Restrictive Covenants – Overview
Restrictive covenants, in an employment contract, are specific clauses designed to protect the employer’s business during employment and/or after employment. Primarily, restrictive covenants are designed to protect confidential information, the employer’s business contacts, and the employer’s workforce.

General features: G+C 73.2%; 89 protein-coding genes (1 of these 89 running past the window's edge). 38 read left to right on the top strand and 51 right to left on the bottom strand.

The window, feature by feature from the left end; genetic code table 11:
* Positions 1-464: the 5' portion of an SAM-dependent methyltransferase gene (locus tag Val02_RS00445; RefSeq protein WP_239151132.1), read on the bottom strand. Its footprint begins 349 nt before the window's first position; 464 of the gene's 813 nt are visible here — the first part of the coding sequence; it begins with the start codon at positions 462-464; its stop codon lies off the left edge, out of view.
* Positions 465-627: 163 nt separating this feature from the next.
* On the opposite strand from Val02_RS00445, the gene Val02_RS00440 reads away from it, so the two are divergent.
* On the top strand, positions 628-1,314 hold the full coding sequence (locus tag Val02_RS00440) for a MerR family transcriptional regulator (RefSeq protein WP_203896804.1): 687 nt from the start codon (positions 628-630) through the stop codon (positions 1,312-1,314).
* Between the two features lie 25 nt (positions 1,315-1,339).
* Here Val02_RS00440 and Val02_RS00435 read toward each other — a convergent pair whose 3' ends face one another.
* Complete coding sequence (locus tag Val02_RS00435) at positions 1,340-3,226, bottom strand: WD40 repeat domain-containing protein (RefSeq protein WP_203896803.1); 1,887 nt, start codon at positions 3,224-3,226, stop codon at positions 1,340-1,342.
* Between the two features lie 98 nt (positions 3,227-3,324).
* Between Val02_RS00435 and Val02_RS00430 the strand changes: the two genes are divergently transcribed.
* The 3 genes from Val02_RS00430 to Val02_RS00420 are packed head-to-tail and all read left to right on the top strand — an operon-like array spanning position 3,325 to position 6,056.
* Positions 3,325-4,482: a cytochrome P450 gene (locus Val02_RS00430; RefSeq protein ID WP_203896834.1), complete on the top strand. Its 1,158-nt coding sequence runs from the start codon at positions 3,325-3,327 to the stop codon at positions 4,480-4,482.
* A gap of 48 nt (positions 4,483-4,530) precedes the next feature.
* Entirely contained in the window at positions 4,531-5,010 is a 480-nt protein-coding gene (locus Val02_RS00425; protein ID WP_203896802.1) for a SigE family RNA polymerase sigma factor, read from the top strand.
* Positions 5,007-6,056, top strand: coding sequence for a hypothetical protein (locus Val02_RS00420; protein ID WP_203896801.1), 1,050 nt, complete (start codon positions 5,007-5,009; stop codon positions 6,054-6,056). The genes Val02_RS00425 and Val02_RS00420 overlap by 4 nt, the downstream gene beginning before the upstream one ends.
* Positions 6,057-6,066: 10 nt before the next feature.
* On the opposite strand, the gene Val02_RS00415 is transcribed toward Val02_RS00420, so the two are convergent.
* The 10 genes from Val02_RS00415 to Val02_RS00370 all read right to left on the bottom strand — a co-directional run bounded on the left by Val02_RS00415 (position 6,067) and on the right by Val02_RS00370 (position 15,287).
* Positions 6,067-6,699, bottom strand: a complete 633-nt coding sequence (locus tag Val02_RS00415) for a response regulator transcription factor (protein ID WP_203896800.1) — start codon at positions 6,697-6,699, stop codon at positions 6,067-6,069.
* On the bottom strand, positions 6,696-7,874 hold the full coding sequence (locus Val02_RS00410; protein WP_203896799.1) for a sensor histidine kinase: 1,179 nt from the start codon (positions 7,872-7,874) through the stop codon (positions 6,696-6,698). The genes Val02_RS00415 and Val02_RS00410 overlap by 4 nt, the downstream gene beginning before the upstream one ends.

The existence of implied terms such as fiduciary duties and/or the duty of fidelity within the employment relationship means the need for restrictive covenants during employment is not always essential. However, as soon as the employment relationship terminates so do those obligations (other than the proprietary right to confidential information). Therefore on the termination of employment unless the employer has the benefit of enforceable post termination restrictive covenants, the employee is free to compete with the employer, solicit/deal with its clients/customers, and approach its remaining employees in a bid to secure their departure. Restrictive covenants cannot indefinitely prevent these problems but properly drafted restrictions can give the employer a period of time in which to make arrangements to mitigate the damage when it does happen. If an employer is given six months without competition, or approaches to its clients and/or workforce, it can usually strengthen and secure relationships with clients and staff.